The “classic” letter of obligation (LOB) was born of necessity into a family of domestic conveyancing norms obliging the delivery of the discharge of any relevant securities within 28 days of settlement. The LOB seeks certainty when indeed nothing certain is procured. What happens if the lender simply, repeatedly and nonsensically, fails to deliver the discharge?
After seven letters and six months on one matter and four letters and three months on another, a particularly well-known high street mortgage lender has still to deliver the discharges. So where do we stand? The fact is, as the selling solicitor, we are stranded, with the purchaser having a right to sue and understandably irritated colleagues at risk for not procuring a first ranking security.
The law does not assist. Whilst sched 3 to the Conveyancing and Feudal Reform (Scotland) Act 1970 provides that the lender will deliver the discharge, there is no time limit, and that right belongs to the seller, not the solicitor. And whilst the 1970 Act provides for legal recourse under s 18 by action for declarator, and execution by the sheri clerk is possible under the Courts Reform (Scotland) Act 2014, those rights also belong to the seller, who by this time is vaguely interested, if contactable at all. The Financial Ombudsman, the Financial Conduct Authority and the Lending Standards Board are all potential but lengthy recourses contemplated while the clock ticks. The obligation therefore becomes frustrated in fact, and places the profession at risk.
To have control over the delivery of the obligation in the LOB, the selling solicitor, caught with an unresponsive lender, needs to be able to seek legal recourse. We therefore propose an amendment to the standard clauses (a draft is below), assigning the seller’s rights to effect the delivery of the discharge to the selling solicitors.
In addition, it should confer on the purchaser, their solicitor and their mortgage lender, third party beneficial rights as defined by the Contract (Third Party Rights) (Scotland) Act 2017 to enforce the rights in respect of such assignation and/or the missives; and mandate the seller’s agent to disclose such of the seller’s relevant personal data and redemption information as is required to enforce the rights effectively.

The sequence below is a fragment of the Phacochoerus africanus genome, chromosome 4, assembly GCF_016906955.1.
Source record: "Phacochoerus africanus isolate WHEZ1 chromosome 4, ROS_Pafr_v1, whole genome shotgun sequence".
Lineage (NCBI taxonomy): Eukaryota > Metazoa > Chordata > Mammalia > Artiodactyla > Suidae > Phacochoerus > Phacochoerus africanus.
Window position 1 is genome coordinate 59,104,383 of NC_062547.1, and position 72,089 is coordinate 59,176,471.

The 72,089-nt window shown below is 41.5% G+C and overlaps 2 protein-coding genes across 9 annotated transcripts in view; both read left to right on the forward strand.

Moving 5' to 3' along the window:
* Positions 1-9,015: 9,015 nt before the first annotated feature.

Such a clause would in our view leave the obliged but frustrated solicitor with recourse following intimation to the offending lender, and restore the real and classic value of the letter of obligation.Ed Wright, Black & McCorry, Livingston
“The Seller HEREBY UNDERTAKES for the benefit of the Purchaser, the solicitor agent acting for the Purchaser, and the Purchaser’s heritable creditor whomsoever, and each of them ('the Parties') to deliver to the solicitor agent acting for the Purchaser EITHER a validly executed discharge of any Standard Security(ies) extant over the Property at the time of settlement (hereinafter referred to as 'any Extant Security') with relative registration forms and dues therefor within 28 days of settlement OR a copy of the Title Sheet for the Property showing that any Extant Security disclosed in the Legal Report exhibited prior to settlement has been discharged within 35 days of settlement; AND in consideration of the post-settlement enforcement of this obligation the Seller IRREVOCABLY ASSIGNS and CONVEYS the whole rights competent to the Seller to call for and enforce the delivery of the discharge(s) of any Extant Security under Schedule 3 and Section 18 of the Conveyancing and Feudal Reform (Scotland) Act 1970 ('the Rights'), to the agent acting for the Seller DECLARING FURTHER THAT the Seller HEREBY (One) CONFERS upon the Parties and each of them, third party beneficial rights as defined by the Contract (Third Party Rights) (Scotland) Act 2017 to enforce the Rights in respect of said assignation and/or the contract concluded hereby; and (Two) IRREVOCABLY MANDATES the agent acting for the Seller to disclose such of the Seller’s relevant personal data and redemption information as required by the Parties to effectively enforce the Rights.”